3.5 stars. Interesting short story about an African/Senegalese girl, (rescued from slavery), who is brought up in an upper class family, and her thoughts/struggles being an educated black woman in eighteenth-century France.
Rachel Coyne
Aug 13, 2010 rated it it was amazing
Shelves: favorites
Haunting. This should be a film. So much glorious visuals.
Abrupt ending. Unresolved conflicts. Too much time inside Ourika's head.
Jan 09, 2013 rated it it was amazing
It was so sad but there are very interesting topics of class, sex, race, and mental health!
Silvia Maresca
Oct 02, 2016 rated it it was ok
Would have given it 3 stars if it wasn't for such an abrupt, clichéd ending.
Interesting story though.
May 24, 2020 rated it really liked it
French Revolutionary period, a young Senegales girl (Ourika) is brought up by a wealthy aristocratic family (after she is rescued from a slave ship where her mother has just died: "des esclaves sur un bâtiment négrier.")

An important historical document about a minority woman's mental health: "les peines qui ont détruit ma santé," that I only became aware of, the other day, in a note about inspiration for John Fowles’ French Lieutenant’s Woman.

Despite the family’s good intentions: after misunde
Jenna Gareis
Oct 18, 2020 rated it it was amazing
Shelves: 200-voices
Ooof this little book packs a big 1823 punch! A young Senegalese orphan, about to be boarded onto a slave ship is purchased by a Frenchman who gives her to a relative. This relative raises her as a beloved little pet. She knows she’s black but not what that means within the context of her adoptive culture. Overhearing a conversation about her limited and sure to be unhappy future, at age 15, she falls into a debilitating depression and self-isolation. What will become of Ourika?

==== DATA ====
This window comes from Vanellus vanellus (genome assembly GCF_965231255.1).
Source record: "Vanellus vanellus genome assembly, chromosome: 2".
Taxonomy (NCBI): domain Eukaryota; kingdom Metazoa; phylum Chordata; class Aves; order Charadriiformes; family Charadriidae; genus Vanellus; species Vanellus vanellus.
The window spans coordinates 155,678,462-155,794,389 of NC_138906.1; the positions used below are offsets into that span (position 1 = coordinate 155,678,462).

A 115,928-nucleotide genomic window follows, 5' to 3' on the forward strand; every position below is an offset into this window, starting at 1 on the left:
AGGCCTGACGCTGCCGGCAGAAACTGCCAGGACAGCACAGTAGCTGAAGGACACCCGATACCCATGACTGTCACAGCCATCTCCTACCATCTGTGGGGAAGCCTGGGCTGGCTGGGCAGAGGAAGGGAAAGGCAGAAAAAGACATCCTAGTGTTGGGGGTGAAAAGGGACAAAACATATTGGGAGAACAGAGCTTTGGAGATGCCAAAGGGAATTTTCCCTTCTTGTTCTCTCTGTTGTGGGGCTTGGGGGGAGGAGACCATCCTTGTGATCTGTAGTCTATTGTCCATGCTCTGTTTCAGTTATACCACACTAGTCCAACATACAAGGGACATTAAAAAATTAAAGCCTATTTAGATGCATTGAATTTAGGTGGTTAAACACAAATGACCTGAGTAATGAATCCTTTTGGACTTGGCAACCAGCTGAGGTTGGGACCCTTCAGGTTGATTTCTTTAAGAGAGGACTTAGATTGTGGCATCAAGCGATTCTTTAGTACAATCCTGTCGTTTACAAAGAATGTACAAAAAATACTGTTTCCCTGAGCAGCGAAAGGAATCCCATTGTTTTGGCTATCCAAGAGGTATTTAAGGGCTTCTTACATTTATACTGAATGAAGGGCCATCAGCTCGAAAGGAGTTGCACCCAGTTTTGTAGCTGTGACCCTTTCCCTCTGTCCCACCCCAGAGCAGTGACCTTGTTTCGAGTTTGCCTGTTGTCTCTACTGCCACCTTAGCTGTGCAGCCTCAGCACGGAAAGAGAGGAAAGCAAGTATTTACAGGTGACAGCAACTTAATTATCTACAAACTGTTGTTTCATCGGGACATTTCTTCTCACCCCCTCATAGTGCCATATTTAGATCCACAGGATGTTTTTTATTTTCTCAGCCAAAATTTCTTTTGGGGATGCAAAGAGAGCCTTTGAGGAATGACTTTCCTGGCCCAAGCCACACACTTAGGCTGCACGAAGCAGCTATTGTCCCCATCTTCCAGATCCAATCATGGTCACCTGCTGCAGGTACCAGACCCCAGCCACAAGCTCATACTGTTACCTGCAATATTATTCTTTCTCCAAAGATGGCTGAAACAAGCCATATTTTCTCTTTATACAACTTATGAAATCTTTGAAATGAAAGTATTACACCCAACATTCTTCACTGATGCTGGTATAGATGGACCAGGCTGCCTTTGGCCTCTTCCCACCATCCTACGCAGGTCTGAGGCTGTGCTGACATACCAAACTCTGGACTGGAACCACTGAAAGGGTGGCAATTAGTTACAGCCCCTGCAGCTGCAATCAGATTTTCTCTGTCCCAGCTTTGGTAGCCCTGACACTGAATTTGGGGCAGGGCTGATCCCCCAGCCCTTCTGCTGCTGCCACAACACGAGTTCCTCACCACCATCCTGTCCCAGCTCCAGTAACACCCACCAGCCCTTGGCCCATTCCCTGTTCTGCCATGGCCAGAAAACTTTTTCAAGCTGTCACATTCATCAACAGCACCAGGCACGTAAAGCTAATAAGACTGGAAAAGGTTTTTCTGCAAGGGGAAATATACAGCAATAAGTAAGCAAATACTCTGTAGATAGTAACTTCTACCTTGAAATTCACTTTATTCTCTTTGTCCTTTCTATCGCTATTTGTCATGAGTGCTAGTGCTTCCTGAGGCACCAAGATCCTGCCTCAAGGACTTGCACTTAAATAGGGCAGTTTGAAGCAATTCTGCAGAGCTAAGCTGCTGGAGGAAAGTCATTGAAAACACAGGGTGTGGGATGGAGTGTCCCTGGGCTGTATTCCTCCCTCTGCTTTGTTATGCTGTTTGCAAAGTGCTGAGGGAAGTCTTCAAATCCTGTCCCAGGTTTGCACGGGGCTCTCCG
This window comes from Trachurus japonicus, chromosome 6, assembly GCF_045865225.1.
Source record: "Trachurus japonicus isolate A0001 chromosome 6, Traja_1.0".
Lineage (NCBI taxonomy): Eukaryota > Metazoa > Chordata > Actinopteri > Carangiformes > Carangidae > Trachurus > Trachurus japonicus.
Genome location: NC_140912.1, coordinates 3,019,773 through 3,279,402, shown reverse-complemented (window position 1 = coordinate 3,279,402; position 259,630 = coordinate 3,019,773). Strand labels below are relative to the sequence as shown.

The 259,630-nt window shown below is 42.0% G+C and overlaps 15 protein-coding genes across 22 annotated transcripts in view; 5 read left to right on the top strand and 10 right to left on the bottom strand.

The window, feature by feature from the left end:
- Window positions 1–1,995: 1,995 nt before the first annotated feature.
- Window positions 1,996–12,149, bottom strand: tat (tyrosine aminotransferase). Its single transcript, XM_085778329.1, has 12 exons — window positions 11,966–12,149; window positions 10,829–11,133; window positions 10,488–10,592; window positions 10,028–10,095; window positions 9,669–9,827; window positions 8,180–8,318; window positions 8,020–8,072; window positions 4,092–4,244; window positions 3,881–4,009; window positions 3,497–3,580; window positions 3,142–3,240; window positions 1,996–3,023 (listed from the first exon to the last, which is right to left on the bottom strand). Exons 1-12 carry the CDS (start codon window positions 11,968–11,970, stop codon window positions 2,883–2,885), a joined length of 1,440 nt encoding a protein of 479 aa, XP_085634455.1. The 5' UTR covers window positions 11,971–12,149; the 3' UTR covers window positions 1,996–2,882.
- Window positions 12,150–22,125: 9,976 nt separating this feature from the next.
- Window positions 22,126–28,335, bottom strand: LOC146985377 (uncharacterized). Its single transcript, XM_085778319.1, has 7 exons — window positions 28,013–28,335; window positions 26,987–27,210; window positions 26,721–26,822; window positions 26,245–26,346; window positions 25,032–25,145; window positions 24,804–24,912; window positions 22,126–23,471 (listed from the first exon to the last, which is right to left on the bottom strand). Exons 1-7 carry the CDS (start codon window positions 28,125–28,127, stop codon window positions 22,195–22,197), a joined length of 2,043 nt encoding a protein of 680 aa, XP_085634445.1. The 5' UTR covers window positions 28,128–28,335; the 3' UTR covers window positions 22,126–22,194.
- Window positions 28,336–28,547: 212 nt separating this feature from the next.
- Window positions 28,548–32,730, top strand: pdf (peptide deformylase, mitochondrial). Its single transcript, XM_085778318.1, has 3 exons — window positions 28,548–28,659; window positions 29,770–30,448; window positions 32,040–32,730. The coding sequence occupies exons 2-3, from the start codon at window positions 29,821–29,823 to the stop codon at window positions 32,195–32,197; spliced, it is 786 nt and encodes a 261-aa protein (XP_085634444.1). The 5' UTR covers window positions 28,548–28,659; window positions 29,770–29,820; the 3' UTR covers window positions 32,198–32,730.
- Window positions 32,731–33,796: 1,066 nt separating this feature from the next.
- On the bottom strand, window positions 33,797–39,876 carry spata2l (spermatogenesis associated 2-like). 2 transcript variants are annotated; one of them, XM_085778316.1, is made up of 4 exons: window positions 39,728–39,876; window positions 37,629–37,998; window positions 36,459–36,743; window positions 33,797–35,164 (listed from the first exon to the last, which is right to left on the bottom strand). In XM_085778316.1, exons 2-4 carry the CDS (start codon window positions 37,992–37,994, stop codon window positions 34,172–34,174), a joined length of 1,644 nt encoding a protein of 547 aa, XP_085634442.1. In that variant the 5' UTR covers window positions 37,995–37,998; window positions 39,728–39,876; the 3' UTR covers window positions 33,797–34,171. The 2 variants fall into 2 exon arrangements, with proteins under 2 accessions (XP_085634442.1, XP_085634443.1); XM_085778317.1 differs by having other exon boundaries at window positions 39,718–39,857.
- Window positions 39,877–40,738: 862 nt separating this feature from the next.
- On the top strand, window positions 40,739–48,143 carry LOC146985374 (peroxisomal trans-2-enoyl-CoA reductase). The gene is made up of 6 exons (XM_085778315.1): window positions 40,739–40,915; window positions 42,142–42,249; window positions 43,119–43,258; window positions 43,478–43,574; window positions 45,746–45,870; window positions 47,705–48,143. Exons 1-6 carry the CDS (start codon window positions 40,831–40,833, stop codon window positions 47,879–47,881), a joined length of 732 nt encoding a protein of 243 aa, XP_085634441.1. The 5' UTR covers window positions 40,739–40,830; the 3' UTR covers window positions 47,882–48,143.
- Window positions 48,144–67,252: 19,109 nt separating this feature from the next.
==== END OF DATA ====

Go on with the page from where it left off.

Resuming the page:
At less than 50
Sep 21, 2018 rated it it was amazing
The shortest and strangest book I read in a long while. Minus two forewords, which I recommend reading after, it clocks in at just 45 pages. Those are basically, in today's parlance, a personal essay you might find on Medium. But it was written around 1820 and set during the French Revolution. The astonishing bit is the prescience on what today is taught in Gender and Identity Studies, and uncanny observations that seamlessly fit our social media landscape. Please see for yourself; it doesn't ta ...more
Mar 19, 2020 rated it it was amazing
There are few works where you simply can’t help yourself but pay close, as total as possible attention. Ourika is one of them. Claire de Duras is a magnificent writer. And her insight into the psychological insight of her characters is superb. She is what people think Doestoevsky to be. But he is only shallow, a pendulum of melodramatics and fake Stoicism. His characters are vulcanos, of the loudest and most violent kinds. While hers are life, in all its ups and downs, of all colors as well as s ...more
Keith Sickle
Sep 30, 2020 rated it liked it
An interesting period piece, and a sad story indeed. Like many French novels of its time, there are plenty of extreme emotions, making it a bit over-the-top to a modern reader.

One thing that struck me was Ourika's (and therefore the author's) reaction to the massacres perpetrated in Saint-Dominque by enslaved Blacks--it makes her ashamed to be a member of a "race de barbares et d'assassins." But when the dead bodies pile up under the Terror, there's no similar indictment of Whites. Again, it's
Mar 09, 2020 rated it liked it
An interesting read, surely, which also happens to be a very ugly example of what eurocentrism has done for humanity: starting from the inner annihilation of a human being because of racial categorizations (which are no less than social constructs - a man is a wolf to another man indeed), to all the reasons why this book has received attention (did Europe had to read European works in order to understand that other civilizations matter, too?).
Mar 16, 2019 rated it liked it
This is a fascinating little book. I've never read anything like it. Written 200 years ago, it really resonates today. Of course the scholarly foreword and introduction both help with the context. Thanks Lauren for sharing this with me!